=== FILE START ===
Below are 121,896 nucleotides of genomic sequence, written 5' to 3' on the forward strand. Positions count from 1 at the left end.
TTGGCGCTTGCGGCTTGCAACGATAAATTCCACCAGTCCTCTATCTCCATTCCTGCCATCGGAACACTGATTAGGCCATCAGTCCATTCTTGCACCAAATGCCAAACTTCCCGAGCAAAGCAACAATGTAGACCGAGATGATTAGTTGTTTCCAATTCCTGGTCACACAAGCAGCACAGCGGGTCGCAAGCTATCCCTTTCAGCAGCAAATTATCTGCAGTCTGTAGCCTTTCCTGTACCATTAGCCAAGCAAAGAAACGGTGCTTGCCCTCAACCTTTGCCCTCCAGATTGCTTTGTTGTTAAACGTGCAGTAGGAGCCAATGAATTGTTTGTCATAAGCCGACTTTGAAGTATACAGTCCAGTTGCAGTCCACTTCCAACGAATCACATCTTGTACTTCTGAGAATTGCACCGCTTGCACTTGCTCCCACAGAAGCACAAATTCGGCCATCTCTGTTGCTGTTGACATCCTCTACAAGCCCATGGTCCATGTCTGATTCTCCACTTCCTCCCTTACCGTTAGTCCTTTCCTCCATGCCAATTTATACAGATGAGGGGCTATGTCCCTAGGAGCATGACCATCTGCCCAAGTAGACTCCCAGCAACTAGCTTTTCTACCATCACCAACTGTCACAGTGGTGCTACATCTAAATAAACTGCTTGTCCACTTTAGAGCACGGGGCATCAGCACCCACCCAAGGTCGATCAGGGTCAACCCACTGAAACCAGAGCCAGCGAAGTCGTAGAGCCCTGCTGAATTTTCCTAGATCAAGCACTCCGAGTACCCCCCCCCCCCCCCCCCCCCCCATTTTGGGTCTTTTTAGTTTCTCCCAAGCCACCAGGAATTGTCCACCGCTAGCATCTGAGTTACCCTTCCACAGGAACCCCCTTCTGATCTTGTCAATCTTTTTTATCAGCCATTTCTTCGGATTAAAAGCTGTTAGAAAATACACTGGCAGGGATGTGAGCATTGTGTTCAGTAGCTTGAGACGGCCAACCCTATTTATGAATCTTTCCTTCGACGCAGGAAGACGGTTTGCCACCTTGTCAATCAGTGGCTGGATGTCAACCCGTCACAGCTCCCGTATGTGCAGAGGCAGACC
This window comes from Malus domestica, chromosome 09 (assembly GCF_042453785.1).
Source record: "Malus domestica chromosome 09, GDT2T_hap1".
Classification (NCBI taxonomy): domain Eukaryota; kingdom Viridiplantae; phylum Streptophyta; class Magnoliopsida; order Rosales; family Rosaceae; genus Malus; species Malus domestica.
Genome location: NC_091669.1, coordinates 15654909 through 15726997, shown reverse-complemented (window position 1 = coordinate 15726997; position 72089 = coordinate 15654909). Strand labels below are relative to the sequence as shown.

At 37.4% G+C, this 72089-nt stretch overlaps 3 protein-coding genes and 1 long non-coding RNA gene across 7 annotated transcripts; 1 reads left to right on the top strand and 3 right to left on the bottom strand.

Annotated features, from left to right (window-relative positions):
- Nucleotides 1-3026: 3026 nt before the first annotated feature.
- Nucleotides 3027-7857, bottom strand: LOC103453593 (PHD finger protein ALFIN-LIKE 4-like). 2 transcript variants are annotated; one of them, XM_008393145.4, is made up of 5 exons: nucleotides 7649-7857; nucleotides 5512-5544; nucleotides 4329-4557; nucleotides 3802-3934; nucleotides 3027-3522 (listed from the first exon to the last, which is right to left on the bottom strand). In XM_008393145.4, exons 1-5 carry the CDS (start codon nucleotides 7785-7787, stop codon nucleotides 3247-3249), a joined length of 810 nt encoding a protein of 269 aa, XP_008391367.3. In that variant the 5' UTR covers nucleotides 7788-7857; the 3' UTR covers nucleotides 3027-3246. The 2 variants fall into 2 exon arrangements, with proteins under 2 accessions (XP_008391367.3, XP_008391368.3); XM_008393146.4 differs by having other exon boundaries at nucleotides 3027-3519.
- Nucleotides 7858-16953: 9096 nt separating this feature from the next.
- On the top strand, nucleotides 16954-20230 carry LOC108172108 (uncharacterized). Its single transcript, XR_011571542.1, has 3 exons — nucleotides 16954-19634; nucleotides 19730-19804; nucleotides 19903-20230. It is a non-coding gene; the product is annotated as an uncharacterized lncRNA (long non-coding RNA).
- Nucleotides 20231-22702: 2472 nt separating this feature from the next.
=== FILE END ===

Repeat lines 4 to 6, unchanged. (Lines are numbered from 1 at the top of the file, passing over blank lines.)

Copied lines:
Source record: "Malus domestica chromosome 09, GDT2T_hap1".
Classification (NCBI taxonomy): domain Eukaryota; kingdom Viridiplantae; phylum Streptophyta; class Magnoliopsida; order Rosales; family Rosaceae; genus Malus; species Malus domestica.
Genome location: NC_091669.1, coordinates 15654909 through 15726997, shown reverse-complemented (window position 1 = coordinate 15726997; position 72089 = coordinate 15654909). Strand labels below are relative to the sequence as shown.